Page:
Sleep Deprivation Swarms the Ridge


Isabel Mathews

Students report not getting enough sleep to function well throughout the school day.

Many Mustangs suffer from lack of sleep due to jam-packed class schedules. High schoolers need 8 to 10 hours of sleep each night to function optimally, but with school starting at 7:20, it can be hard to squeeze in enough hours of rest. Many of the students at Marriotts Ridge do not go to bed until 11 or 12 because they have to finish homework or study. After falling asleep late, students have to wake up early to get ready for school, so that they are on time, which does not leave enough time for sufficient rest.
“The amount of sleep I get is really bad. I get four hours a night at best. I feel overworked in my classes, especially biology. I can’t sleep until my work is done to keep my grades up, but it’s taking a toll on my ability to be focused during school because I’m tired,” freshman Abbey Wojenski said.
Sleep deprivation can stunt learning and put students at a risk for depression, anxiety and sleep debt. Sleep is crucial because it allows students to reach maximum productivity during school so that they can do their best in class. The student community at Marriotts Ridge is academically-driven, many students value getting their work done over getting adequate sleep.
“I get about six hours of sleep each night but it would benefit me to get more. I never go to sleep until all my work is done, no matter how much it cuts into my sleeping time because I want to get good grades,” junior Sophia Cai said.
A large number of Mustangs are running on four to six hours of sleep per night to get them through the school day, which is unsustainable.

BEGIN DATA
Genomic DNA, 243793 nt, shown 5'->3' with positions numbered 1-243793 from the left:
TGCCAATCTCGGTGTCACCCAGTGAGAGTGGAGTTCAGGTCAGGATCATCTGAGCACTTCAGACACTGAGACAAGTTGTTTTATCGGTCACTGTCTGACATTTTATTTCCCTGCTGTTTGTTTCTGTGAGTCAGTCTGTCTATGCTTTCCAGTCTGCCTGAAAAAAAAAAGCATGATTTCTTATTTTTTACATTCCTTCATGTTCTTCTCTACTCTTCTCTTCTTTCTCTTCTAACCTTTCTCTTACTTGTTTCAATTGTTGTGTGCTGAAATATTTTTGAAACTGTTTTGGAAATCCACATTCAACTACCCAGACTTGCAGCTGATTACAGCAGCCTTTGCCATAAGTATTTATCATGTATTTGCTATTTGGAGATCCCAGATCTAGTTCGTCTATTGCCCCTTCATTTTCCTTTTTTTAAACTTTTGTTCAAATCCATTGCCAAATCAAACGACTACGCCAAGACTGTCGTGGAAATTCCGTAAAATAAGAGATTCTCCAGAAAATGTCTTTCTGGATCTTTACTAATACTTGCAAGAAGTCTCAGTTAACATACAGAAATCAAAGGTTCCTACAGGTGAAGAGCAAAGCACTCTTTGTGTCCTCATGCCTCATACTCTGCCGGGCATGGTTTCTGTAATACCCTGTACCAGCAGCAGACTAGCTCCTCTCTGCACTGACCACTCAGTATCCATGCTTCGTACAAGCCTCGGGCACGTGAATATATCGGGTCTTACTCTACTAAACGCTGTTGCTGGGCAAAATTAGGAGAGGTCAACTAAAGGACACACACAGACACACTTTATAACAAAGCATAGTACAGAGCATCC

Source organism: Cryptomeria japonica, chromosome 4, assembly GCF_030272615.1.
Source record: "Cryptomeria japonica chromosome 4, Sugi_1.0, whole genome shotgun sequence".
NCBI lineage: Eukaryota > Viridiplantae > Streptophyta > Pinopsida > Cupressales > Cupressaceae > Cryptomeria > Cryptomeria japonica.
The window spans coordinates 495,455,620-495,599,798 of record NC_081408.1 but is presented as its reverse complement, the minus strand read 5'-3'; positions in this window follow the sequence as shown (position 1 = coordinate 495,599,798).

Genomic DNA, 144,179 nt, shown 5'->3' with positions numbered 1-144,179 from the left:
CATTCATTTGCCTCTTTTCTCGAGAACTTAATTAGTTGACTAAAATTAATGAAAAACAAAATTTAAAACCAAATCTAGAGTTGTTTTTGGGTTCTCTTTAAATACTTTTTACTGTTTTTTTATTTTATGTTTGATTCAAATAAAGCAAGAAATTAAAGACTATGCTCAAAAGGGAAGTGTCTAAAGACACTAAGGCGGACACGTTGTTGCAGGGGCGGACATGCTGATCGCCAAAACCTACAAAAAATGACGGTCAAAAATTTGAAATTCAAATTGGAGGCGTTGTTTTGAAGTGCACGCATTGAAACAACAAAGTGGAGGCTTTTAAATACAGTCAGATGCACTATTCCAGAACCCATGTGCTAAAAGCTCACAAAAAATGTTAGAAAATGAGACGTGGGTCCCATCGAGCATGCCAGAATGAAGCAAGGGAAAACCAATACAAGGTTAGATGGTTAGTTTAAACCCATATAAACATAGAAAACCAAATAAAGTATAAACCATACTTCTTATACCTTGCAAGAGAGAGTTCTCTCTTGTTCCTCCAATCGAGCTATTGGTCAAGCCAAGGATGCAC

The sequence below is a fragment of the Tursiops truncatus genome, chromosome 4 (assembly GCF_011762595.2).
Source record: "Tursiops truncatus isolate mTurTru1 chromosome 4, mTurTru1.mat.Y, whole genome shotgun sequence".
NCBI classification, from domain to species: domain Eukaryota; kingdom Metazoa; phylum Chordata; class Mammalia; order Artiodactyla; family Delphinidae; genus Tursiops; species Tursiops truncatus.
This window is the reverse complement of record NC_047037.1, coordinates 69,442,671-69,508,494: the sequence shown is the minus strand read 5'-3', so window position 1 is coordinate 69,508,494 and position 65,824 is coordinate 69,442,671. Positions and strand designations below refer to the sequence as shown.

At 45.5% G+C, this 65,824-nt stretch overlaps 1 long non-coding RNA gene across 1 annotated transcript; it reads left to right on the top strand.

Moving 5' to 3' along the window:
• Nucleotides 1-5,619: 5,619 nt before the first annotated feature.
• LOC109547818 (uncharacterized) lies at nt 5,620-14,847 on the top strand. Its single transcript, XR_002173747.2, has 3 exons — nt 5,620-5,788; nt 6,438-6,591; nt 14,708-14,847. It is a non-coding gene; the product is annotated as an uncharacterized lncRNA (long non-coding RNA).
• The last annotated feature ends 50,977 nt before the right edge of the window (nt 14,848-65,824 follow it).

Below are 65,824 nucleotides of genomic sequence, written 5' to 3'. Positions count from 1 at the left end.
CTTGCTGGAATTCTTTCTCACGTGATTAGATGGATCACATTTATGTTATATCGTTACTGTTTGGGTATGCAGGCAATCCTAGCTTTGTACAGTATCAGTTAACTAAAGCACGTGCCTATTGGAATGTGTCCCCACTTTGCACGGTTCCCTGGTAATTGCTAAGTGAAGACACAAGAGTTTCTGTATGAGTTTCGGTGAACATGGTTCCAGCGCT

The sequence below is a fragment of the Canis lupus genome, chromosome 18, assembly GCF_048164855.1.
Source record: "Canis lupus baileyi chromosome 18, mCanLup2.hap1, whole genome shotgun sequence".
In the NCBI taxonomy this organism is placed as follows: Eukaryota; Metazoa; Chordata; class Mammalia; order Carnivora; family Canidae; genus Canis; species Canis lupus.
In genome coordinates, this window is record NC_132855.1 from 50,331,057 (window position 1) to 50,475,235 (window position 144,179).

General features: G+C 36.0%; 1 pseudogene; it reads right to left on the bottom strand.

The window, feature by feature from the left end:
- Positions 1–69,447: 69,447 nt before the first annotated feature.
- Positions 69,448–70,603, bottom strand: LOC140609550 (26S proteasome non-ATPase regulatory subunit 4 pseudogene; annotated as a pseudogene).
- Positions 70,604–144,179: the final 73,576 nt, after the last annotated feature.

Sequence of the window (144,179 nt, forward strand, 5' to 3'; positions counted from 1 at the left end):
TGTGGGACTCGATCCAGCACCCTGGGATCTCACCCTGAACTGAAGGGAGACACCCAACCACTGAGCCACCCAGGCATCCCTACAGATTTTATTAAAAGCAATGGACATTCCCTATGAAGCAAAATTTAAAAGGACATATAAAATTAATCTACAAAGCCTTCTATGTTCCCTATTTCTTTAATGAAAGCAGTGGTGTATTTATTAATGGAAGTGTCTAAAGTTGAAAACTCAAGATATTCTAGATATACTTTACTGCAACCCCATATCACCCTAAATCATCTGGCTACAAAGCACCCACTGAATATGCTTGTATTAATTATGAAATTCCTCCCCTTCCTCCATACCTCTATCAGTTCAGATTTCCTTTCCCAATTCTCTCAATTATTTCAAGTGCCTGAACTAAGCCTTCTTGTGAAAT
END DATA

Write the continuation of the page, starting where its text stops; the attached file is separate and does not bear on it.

“Between extracurriculars and hanging out with friends, I don’t get the chance to do homework until evening time. I end up staying up way later than I want to ensure that my grades don’t slip and I don’t have to cut out the things I enjoy. On school nights I never get more than five hours of sleep,” senior Ansh Kanchadapu said.
However, not all Mustangs suffer from sleep deprivation. Some students are able to squeeze in enough sleep each night by budgeting their time successfully. A strategy that has worked is putting urgencies like homework before extracurricular activities.
“I get eight hours of sleep, but I still wish I could get more. I don’t feel fully rested and prepared in the morning to finish out the day of school. School work causes me to stay up even when I feel like sleeping, but I’m not willing to let my grades slip for some extra sleep,” freshman Cici Huang said.
While some students scrape by with enough sleep, the majority struggles.
“I’m in bed by 9 o’clock every night so I don’t fall asleep during school. This cuts into the time I spend out with friends and texting them. I get my school work done, but there’s not enough time for me to have fun often,” freshman Allison Freitag said.
High school is a busy time filled with academics, friends and extracurriculars, and it often feels that there are not enough hours in the day to get it all done. As a whole, Mustangs feel like they aren’t getting enough sleep on school nights with jam-packed schedules of academics and extracurriculars.

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